2. They Help Improve Body Composition 

Metabolic workouts combine strength training (which builds muscle) and aerobic training (which burns calories). This grueling, albeit effective, combination leads to a drastic improvement in body composition

In a 12-week study, a group of college females completed a circuit training program three times per week. Each circuit included ten exercises, split evenly between strength and cardio movements. Those who completed the program showed reductions in body weight, body fat percentage, and BMI (body mass index), showing that these types of workouts can help improve body composition.

3. They Can Increase Your Aerobic Capacity 

Aerobic capacity measures how efficiently your body pumps oxygen in and out of your lungs. Poor aerobic capacity is associated with a number of health risks, including coronary and cardiovascular diseases. 

Completing workouts with shorter rest times will undoubtedly spike your heart rate, thereby improving your aerobic capacity. Science shows that circuit training — both in continuous circuits (AMRAPs, or as many reps as possible) and short intervals — is efficient in improving aerobic capacity. In addition, research shows that metabolic resistance training can improve other biomarkers of heart disease, including blood pressure and blood lipid levels.

4. They Can Increase Calorie Burn … Even When You're Not Working Out 

Want to burn more calories even while sitting on the couch? Circuit workouts are known for the "afterburn" effect where you continue to burn calories well after your workout concludes, leading to fat and weight loss.

Studies show that HIIT (high intensity interval training) and metabolic training causes excess post-exercise oxygen consumption. This is also known as the Non-Exercise Activity Thermogenesis (NEAT) effect. In other words, your body spends more energy simply pumping oxygen in-and-out of your system. While scientists previously believed that the afterburn effect tapered off around 16 hours, research shows it will continue to burn calories for 38-hours post exercise.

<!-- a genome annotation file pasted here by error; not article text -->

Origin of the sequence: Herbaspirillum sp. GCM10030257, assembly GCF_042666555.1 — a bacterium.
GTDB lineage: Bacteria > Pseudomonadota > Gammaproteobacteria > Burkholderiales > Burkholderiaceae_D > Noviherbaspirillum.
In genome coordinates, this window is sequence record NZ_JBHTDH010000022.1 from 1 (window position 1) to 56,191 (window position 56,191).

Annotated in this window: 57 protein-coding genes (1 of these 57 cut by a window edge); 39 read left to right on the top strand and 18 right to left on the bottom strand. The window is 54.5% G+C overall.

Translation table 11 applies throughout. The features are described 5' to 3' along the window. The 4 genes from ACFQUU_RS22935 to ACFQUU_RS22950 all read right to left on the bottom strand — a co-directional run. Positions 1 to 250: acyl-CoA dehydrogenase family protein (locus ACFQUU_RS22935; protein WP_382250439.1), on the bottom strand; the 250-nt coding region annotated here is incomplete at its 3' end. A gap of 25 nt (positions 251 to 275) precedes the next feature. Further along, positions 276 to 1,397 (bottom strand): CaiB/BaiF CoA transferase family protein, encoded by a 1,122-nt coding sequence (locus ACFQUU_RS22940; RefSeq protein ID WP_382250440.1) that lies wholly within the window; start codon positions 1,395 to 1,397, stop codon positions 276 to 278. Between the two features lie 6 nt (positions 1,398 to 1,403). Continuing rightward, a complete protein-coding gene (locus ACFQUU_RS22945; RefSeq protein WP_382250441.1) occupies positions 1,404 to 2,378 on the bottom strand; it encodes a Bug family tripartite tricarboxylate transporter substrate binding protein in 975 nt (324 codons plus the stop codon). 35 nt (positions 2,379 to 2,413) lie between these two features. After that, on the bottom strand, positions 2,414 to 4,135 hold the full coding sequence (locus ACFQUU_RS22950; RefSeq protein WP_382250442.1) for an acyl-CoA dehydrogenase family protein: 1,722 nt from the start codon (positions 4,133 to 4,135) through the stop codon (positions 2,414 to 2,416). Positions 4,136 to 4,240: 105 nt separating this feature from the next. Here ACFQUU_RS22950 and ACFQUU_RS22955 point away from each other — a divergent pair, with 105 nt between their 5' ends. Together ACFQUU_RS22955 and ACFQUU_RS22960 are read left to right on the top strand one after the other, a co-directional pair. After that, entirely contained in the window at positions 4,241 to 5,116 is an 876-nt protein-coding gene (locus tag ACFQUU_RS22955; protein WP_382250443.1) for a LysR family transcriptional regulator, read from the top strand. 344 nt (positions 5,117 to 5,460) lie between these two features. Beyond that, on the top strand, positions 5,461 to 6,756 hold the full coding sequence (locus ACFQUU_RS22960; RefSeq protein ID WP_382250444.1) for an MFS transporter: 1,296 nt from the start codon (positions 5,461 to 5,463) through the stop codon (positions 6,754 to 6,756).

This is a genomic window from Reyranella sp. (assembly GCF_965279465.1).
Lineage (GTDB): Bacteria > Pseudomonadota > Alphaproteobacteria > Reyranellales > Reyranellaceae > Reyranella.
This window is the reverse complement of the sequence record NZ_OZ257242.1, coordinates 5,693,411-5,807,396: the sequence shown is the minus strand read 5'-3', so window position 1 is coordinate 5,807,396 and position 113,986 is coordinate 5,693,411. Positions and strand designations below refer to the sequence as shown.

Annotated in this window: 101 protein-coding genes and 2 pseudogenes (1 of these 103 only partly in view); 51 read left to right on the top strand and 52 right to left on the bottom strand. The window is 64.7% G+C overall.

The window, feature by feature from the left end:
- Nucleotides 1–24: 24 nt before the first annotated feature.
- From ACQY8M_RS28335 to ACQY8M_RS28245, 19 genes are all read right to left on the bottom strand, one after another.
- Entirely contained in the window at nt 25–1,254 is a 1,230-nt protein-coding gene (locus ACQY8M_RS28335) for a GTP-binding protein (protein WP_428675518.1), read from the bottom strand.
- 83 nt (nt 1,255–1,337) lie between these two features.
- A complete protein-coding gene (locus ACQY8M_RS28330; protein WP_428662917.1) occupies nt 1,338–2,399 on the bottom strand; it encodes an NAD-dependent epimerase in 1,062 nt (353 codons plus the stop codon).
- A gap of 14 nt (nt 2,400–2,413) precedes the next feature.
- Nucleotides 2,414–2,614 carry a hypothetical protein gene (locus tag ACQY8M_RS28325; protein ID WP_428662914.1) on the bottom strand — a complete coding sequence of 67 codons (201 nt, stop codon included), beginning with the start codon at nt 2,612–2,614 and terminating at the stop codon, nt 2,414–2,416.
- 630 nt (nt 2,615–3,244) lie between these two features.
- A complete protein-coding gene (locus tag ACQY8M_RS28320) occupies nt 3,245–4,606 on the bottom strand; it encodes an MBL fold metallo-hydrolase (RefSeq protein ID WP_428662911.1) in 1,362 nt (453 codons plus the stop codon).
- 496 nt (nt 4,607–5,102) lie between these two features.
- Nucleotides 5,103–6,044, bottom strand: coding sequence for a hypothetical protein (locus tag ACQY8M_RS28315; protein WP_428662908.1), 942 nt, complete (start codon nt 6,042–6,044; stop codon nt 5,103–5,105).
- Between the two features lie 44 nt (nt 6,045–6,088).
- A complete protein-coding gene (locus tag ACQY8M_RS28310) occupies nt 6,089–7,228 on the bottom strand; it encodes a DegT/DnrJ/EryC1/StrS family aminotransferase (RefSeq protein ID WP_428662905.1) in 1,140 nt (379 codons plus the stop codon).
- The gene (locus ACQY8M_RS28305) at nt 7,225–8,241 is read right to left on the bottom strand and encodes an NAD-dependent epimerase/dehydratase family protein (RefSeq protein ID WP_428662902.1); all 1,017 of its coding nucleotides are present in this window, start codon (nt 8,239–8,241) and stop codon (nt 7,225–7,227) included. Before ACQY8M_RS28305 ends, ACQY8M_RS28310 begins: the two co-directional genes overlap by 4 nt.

How to Build a Metabolic Workout the Right Way 

metabolic training: a woman doing home workouts

As stated earlier, many people approach metabolic training the wrong way, opting for pain and brutality over efficiency. In order to ensure you're working out safely — while getting the most bang for your buck at the gym — follow these tips: 

1. Choose Your Format 

When building your workout, think about how you build your circuit. There is no right or wrong way to do this — there is just the way that works best for you.

Personally, I like to build 3-4 mini circuits of 2-4 exercises. However, if I have a client who only has 20-minutes at lunchtime to workout, I might give them a single circuit of eight exercises, and tell them to complete as many rounds as they can within those 20 minutes.

2. Intentionally Pair Exercises Together 

When building your circuit, your goal is to complete a full-body workout without burning out a single muscle halfway through. To do this, you can't simply pick ten random exercises and complete them in whichever order you choose.

Instead, each exercise should strategically compliment the movement that comes before and after it. Balance out the muscles throughout the body, and schedule core work in the middle of the workout to give your legs and arms a break. (Many people program core work into the end of a workout, but I think this is a missed opportunity. An activated core ensures proper form throughout each exercise, plus a strictly core exercise gives your limbs a much-needed break.) 

For example: 

  • Alternate upper and lower body: If you do a leg exercise (like a back squat), follow-up with an arm lift, like a renegade row
  • Alternate between push and pull: If you perform a push exercise (like a sled push), follow-up with a pull movement (like a deadlift), followed by another push exercise (like a pushup).

When choosing exercises, you may want to choose movements where you'll use similar weight. If you are constantly choosing different weights, you will use up all of your rest time (and then some), thereby missing the point of a metabolic workout.

3. Toss in Some Combinations 

The goal of a metabolic workout is to work the entire body in a single training session. To do this, look for opportunities where you can add in some combination movements.